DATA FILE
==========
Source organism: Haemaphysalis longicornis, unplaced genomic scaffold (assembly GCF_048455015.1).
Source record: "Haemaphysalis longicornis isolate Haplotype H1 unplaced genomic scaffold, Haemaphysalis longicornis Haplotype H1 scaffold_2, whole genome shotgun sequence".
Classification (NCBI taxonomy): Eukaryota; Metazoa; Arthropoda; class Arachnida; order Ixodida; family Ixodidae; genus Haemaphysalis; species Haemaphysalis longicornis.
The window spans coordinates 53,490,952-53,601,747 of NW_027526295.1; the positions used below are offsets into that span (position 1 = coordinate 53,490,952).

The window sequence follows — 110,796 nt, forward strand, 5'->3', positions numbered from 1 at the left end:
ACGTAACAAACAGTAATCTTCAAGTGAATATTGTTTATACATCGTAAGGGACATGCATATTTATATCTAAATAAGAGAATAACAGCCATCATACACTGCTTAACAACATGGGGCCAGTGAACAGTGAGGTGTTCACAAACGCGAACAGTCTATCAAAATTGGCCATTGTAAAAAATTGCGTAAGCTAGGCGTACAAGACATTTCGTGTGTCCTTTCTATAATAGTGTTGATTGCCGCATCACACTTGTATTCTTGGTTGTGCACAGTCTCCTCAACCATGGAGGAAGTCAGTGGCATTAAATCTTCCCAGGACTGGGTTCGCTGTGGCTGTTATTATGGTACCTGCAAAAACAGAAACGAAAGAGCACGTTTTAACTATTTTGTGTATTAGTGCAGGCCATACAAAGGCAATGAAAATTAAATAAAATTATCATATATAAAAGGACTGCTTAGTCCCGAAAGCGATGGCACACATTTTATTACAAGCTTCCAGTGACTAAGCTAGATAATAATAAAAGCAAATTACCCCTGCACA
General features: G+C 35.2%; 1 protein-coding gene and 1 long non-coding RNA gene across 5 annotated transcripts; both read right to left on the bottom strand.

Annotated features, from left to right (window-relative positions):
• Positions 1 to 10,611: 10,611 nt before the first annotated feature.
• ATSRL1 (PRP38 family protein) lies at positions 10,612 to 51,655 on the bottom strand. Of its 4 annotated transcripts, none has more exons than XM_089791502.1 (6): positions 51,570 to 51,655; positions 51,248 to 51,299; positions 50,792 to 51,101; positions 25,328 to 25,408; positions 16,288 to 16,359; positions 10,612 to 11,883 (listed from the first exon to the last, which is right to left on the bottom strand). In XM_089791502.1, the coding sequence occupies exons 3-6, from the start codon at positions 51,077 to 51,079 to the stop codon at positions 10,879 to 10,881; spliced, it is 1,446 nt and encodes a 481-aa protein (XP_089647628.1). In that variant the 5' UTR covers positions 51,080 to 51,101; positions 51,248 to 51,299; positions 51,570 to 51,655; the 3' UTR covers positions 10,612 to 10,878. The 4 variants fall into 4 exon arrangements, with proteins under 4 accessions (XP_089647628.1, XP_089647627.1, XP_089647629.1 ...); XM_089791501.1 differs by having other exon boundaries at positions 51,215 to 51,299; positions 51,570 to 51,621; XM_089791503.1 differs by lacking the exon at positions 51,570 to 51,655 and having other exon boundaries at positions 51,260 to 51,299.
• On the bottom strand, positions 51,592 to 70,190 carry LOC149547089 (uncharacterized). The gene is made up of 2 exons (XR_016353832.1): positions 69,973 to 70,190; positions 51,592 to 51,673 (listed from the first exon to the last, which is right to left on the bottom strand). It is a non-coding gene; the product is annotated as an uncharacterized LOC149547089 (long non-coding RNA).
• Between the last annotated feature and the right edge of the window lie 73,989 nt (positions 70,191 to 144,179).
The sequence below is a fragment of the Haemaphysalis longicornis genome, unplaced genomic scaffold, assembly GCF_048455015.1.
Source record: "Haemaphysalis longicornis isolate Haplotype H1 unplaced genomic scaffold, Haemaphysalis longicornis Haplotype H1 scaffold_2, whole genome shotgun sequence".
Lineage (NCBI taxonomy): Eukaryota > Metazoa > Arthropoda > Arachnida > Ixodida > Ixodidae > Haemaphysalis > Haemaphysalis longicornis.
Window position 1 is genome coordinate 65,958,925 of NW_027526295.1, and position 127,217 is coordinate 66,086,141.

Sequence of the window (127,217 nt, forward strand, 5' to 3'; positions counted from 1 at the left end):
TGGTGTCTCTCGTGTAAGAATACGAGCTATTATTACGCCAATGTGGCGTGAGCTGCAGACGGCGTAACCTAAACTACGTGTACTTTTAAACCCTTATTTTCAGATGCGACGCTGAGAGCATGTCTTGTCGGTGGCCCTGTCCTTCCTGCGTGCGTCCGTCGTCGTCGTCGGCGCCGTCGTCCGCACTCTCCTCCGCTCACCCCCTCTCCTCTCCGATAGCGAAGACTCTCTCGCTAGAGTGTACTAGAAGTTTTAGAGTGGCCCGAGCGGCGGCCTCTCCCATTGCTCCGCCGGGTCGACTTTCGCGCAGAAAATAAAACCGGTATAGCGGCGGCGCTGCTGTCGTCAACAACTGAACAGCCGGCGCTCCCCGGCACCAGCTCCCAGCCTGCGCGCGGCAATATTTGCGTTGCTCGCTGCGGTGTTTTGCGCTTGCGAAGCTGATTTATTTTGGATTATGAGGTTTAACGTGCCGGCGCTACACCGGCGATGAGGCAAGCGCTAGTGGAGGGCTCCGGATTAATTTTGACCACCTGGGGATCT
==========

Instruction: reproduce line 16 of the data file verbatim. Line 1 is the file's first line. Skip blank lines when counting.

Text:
Window position 1 is genome coordinate 65,958,925 of NW_027526295.1, and position 127,217 is coordinate 66,086,141.